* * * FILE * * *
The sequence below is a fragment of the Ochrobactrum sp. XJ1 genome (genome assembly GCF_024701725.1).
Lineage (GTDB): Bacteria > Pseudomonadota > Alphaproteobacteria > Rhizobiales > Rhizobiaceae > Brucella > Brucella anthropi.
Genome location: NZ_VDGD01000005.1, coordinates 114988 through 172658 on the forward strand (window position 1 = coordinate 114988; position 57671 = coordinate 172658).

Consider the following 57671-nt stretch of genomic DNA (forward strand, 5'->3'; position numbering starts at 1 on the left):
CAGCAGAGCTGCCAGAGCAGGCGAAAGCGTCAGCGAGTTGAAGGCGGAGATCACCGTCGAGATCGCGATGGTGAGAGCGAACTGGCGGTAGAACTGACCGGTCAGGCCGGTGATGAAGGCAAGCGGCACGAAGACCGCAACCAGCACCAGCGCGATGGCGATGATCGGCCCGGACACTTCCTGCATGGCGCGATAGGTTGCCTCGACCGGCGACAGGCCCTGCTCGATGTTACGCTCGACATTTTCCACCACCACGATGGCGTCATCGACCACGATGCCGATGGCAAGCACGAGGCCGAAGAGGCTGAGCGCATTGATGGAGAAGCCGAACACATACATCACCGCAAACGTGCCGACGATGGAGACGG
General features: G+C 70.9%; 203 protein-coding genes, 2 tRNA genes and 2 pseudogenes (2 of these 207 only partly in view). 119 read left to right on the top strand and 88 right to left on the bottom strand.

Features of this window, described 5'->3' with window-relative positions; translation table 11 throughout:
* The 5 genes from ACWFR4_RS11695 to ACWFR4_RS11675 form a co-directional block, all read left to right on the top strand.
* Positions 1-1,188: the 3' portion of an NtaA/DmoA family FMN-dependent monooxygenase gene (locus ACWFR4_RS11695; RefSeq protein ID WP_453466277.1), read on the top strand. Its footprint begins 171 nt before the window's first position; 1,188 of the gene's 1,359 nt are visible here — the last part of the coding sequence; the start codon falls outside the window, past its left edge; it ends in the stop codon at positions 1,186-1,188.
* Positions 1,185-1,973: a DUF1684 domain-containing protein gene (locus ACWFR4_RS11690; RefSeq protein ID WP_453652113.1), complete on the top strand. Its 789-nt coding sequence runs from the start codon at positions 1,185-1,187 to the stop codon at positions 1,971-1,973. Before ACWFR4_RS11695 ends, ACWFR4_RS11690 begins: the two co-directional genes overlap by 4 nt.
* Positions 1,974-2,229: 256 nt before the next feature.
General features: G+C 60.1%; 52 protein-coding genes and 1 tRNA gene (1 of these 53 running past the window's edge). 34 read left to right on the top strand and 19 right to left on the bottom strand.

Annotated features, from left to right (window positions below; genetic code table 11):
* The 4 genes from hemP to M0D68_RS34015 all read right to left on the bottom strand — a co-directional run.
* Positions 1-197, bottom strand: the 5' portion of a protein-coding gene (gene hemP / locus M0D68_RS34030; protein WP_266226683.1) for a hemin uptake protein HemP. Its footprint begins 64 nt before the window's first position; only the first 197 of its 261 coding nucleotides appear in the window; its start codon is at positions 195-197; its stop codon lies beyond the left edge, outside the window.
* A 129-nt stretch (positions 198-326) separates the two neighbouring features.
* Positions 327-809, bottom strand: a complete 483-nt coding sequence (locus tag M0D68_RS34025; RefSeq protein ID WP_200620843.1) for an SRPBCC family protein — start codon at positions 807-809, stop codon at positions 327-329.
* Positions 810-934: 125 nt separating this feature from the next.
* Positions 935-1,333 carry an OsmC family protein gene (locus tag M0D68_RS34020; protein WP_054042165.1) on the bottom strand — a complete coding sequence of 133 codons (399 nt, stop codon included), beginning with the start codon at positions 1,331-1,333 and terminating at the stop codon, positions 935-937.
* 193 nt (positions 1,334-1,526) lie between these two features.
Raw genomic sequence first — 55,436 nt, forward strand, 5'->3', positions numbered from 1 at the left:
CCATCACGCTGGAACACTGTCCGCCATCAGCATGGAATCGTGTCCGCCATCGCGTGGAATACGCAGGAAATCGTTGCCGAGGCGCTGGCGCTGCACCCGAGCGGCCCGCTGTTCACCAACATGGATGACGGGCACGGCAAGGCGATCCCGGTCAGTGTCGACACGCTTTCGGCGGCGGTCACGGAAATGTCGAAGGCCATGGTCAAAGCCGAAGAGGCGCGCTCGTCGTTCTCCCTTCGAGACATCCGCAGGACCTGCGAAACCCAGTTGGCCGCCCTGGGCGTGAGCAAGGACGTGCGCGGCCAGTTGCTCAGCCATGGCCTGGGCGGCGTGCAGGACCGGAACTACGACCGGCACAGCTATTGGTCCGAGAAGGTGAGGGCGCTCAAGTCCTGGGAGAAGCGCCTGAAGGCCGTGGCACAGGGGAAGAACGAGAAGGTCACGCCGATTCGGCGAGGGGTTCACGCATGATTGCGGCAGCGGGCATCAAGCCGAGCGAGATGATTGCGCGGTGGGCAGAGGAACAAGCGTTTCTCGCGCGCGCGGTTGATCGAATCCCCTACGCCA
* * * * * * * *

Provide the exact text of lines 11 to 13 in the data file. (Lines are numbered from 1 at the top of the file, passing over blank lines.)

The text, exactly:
* Positions 1,974-2,229: 256 nt before the next feature.
General features: G+C 60.1%; 52 protein-coding genes and 1 tRNA gene (1 of these 53 running past the window's edge). 34 read left to right on the top strand and 19 right to left on the bottom strand.

Annotated features, from left to right (window positions below; genetic code table 11):